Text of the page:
What has also become more apparent with each release is a definitive style. I always experience a godspeed song as ‘waiting for the chase sequence’, that point in so many of their songs where the slow buildup reaches a peak and gives way to accelerated drums and crashing symbols, the guitar swells pulling themselves up out of the depths and now taking on a new menacing but exhilerating thrust forward.
Of course, it might be said that the music is an analogue of Godspeed’s dramatic vision of their daily life in the money-driven metropolis. For them, this new state of affairs has meant more down-trodden and forgotten people. Their music and liner notes often come across as a anthems and slogans for the dispossessed, the disenchanted. Buried beneath all the noise, is a pure sound of freedom and liberation, the mournful sound of longing for a better time and place. Certainly, the trains which form a part of that vision, are strangely nostalgic, their sounds marshalled together here as part of an aesthetic designed to be a sonic thorn in the side of a faceless, alienating and unforgiving economy. Even the ominous preachings of Blaise Bailey are meant as portents of a dire future, his street poetry narrating their sense of urban melancholy.
So with Lift Yr Skinny Fists… Godspeed continue their mission, a zealous and ambitious two-CD epic (deliberate religious connotation of course). This you can hear on tracks like “Gathering Storm”, “Monheim” and “Cancer Towers on Holy Road Hi-Way”. But despite its sonic grandeur, the album is a subtle change in orientation. Their post-prog rock expansiveness has given over to a more avant-garde exploration of sound and texture. And with that, there seems to be a partial retreat here, a hesitant withdrawal. The polemic is still here, but blunted somewhat by the looser moments, the behind-the-scenes feel of “Mayo Sings Baby-O”.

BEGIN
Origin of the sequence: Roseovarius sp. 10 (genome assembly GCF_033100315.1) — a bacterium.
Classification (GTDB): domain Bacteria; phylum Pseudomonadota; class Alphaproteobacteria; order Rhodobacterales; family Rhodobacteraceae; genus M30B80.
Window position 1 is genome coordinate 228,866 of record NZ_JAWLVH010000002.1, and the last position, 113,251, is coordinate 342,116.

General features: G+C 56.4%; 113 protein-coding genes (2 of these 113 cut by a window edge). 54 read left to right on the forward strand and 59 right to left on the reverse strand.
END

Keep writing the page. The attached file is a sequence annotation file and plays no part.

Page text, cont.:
There is another side of Godspeed appearing here. It’s still out of focus, a little more shambling and vague. It’s the sound of ambivalence. The controlled anger and frustration of their other releases have been recast as doubt and uncertainty. The only certainty here it seems is their signature sound, the creeping sense of a formula making its way into their soundscapes. This is the tension that drives this record: somewhere etched into the plastic pits is a sense of struggle that seems more about the band than some grander project of toppling capitalism. It’s a tension resting on an idea of remaining important yet mysterious, significant but anonymous, visible without becoming celebrities or rock stars. And while there are some great songs here, the epic sprawl seems more important for what it says about the future of the band rather than what the band stand for (or against). The titular call-to-arms is ironized as somewhat misplaced or displaced by a greater anxiety which can’t separate out their and our futures. But a good argument could be made for ambivalence here, adding another layer of complexity to an always complicated band.
// Sound Affects
"History repeats the old conceits, the glib replies, the same defeats. Keep your finger on important issues, and keep listening to the 275th most acclaimed album of all time. A 1982 masterpiece is this week's Counterbalance.READ the article